The Privilege of Teaching Memoir
- November 6, 2012
When I mention that I teach memoir writing, I often get the reaction, “You must hear a lot of heavy stuff.” I do, and I feel I live a wider life because of it. But writing memoir is not about the heavy stuff. It’s about what the writer makes of the experience, and about shaping that experience into an engaging story....
When I mention that I teach memoir writing, I often get the reaction, “You must hear a lot of heavy stuff.” I do, and I feel I live a wider life because of it. But writing memoir is not about the heavy stuff. It’s about what the writer makes of the experience, and about shaping that experience into an engaging story.
About a year ago, I attended an event featuring a woman who had been on the Kindertransport in 1939, during which the United Kingdom accepted 10,000 Jewish children from the German Reich. I expected to hear an amazing story; to my surprise, I didn’t.
She told us what we could have found in a Wikipedia article — the who, what, when and where. When the audience prodded, she told an anecdote about how much fun it had been to feed the pigeons on the boat to England. But we wanted to know: What was it like to say goodbye to your parents and, as it turned out, never see them again? In her case her stepmom had sent her away, thus saving her life. What had prompted that decision? We didn’t want to hear about the families she lived with, their towns and what their professions were. Those are just the biographical cornerstones. We wanted to hear what it was like to suddenly have to fit into an English household.
At its best, memoir is a “report from the front.” It’s the reason why The Diary of Anne Frank is the most popular book about the Holocaust, along with Elie Wiesel’s Night. Both are personal accounts. And yet The Diary of Anne Frank is ultimately not about the Holocaust per se, but about a 13-year-old girl worrying about boys and about who she is, despite what’s going on around her. We can relate to that 13-year-old because we used to be 13, too. It tells us what daily life was like during that harrowing time. Night does the same. It tells us not only what it was like but answers the question of how: How did the narrator survive?
Listening to the Kindertransport survivor, I realized that not everyone who has a story can tell a story. And therein, to me, lies the privilege and also the challenge of teaching how to write memoir. It’s a privilege because it is a joy to witness literature in the making; it’s a challenge because it is incredibly hard to create a story out of life’s messy details. As V.S. Pritchett famously said about writing memoir: “It’s all in the art. You get no credit for living.”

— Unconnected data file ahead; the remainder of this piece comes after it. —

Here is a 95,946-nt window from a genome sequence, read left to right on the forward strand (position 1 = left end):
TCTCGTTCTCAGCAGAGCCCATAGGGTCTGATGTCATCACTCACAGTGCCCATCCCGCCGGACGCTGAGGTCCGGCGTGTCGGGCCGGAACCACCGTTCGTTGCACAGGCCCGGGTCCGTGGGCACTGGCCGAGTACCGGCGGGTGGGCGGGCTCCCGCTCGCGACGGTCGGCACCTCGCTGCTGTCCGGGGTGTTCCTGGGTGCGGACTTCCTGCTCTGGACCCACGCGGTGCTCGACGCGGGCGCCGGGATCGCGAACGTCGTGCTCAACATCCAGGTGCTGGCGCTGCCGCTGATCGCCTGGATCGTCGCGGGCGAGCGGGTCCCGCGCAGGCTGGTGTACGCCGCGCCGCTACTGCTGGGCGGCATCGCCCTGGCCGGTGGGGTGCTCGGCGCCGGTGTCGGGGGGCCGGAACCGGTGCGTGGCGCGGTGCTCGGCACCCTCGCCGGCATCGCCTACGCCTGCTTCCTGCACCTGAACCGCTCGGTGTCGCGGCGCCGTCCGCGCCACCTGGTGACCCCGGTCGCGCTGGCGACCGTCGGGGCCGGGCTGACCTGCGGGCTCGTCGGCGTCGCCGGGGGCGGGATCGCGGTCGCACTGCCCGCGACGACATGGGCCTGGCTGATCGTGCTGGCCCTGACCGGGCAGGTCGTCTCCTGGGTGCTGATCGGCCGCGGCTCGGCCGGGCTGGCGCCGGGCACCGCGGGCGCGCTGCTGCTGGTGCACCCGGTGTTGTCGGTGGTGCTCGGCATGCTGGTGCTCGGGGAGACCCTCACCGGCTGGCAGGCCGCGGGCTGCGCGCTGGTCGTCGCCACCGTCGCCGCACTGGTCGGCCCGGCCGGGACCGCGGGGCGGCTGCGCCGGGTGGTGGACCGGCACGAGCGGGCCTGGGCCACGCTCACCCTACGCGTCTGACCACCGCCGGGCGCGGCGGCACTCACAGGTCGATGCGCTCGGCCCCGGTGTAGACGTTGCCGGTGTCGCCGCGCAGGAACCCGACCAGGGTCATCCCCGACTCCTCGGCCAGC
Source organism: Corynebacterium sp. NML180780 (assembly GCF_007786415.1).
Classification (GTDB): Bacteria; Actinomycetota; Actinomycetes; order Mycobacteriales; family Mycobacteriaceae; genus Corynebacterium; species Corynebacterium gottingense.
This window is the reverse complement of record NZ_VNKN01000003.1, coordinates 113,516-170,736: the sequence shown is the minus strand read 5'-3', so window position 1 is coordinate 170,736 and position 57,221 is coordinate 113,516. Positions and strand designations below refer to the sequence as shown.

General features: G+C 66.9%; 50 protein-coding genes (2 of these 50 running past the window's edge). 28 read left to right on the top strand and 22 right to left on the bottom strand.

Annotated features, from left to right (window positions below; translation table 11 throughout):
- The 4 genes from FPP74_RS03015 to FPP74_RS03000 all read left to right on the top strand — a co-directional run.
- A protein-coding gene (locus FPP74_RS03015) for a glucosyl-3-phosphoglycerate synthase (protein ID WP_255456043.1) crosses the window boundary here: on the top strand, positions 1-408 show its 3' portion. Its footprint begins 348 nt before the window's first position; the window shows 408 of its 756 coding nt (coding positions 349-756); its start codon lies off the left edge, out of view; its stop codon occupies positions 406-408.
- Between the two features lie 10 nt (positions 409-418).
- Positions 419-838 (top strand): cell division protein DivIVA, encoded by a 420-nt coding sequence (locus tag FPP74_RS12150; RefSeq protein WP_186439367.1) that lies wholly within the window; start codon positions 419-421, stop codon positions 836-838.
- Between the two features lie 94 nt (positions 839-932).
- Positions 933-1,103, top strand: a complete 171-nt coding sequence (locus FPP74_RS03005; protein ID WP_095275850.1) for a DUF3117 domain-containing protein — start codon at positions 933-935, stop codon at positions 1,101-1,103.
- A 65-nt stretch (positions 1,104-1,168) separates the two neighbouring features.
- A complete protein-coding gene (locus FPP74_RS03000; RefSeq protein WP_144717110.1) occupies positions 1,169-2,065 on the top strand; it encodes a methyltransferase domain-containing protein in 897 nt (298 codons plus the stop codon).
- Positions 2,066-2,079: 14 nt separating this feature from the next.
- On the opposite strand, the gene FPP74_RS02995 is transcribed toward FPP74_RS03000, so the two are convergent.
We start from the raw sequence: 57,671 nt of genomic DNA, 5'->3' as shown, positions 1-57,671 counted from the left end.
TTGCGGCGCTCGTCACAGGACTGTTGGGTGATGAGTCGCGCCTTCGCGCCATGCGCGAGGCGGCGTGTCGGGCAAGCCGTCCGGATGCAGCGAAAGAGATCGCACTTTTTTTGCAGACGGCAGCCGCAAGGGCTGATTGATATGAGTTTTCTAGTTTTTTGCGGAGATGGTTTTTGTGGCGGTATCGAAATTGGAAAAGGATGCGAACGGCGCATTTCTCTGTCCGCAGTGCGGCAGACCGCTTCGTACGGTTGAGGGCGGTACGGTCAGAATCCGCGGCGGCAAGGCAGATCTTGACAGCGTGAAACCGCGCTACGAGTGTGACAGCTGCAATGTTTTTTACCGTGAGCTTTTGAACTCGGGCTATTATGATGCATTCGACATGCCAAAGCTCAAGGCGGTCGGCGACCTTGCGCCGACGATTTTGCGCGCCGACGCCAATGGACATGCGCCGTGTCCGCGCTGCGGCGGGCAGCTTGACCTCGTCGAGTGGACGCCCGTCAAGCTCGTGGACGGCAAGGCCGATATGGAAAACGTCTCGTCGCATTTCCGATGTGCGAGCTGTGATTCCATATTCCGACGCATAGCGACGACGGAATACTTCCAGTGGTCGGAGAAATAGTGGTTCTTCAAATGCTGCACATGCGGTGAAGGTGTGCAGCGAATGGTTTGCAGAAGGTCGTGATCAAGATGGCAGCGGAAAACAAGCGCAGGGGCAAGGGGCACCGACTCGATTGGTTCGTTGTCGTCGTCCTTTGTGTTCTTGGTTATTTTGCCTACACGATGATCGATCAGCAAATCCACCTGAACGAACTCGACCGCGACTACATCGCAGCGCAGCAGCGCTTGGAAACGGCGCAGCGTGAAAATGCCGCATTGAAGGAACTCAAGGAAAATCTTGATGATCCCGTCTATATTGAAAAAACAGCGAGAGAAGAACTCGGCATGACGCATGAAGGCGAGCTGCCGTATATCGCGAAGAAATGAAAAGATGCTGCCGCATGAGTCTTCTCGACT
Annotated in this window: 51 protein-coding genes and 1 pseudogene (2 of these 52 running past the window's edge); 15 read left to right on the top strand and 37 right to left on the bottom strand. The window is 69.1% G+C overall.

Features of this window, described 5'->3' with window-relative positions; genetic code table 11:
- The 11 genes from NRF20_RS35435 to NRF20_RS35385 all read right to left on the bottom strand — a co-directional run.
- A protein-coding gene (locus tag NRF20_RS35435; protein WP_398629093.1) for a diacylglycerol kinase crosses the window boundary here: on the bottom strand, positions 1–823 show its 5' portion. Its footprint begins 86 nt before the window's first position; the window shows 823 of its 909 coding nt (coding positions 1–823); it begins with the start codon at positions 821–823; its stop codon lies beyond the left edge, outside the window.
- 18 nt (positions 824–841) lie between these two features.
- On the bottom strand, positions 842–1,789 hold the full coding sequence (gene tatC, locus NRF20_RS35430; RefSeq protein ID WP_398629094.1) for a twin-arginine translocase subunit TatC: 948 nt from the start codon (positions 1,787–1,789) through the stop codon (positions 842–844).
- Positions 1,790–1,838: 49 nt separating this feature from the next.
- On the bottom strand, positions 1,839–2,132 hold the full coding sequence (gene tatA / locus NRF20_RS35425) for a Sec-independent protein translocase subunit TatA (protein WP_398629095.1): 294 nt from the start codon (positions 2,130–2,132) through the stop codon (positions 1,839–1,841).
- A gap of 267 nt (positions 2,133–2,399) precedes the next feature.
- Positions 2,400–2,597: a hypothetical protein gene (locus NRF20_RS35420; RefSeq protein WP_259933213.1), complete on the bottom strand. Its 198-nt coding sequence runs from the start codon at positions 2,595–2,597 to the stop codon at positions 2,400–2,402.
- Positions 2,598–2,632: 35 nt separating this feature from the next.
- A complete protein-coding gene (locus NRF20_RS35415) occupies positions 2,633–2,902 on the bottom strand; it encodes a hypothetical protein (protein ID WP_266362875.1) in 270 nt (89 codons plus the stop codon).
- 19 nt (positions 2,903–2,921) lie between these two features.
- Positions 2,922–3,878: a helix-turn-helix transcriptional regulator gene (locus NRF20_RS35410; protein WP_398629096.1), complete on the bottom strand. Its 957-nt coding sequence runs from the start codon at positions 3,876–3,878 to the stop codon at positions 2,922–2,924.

In a beginner’s class, students often come with a big project in mind. Life is big, and they want to tell the story of their time in the Peace Corps in Africa, or caring for an estranged mother who developed Alzheimer’s at a young age, or a brother who committed suicide. And yet, over the six years that I have been teaching memoir writing at StoryStudio Chicago, I have seen that students are most likely to find success in going small, in distilling one particular event into a short memoir. One well crafted scene can show more of the mosaic of life than 25 pages of exposition.
Case in point: One of my students has been writing the story of her adolescent son’s battle with, and ultimate death from, leukemia. While she knew that her story is about how she survived as a mother, she struggled with all the entanglements a family story brings — what to leave in, what to leave out. Then, after much practice in writing scenes, she turned in four pages describing how twice a week, she and her son would settle in as she changed the dressing on the central drug-supply line in his chest. It was a highly dangerous task, especially for a lay person, because any infection could prove lethal. And yet she felt it was something she needed to do for him, rather than having a nurse come by.
Her four pages are fluid; they are stunning. In telescoping in on this event, she managed to show everything: the family situation, the intimacy and the clinical aspects, the adolescent and the mother, the ease and the fear, the mundane and the extraordinary. As I read those pages, I knew she had turned a corner as a writer. And to me as an instructor, there is no greater joy — really, no greater privilege — than nurturing a writer to come into her own.
Annette Gendler has been teaching memoir writing at StoryStudio Chicago since 2006 and considers it her dream job. After teaching introductory classes for two years, she created a monthly Advanced Memoir Workshop to discuss book-length memoirs (picked by students) and workshop manuscripts. A few students who began with her still take her class, others cycle in and out, and new ones join. She is particularly proud that several of her students, who started as beginners, have had their work published.
Photo credit: Patty Michels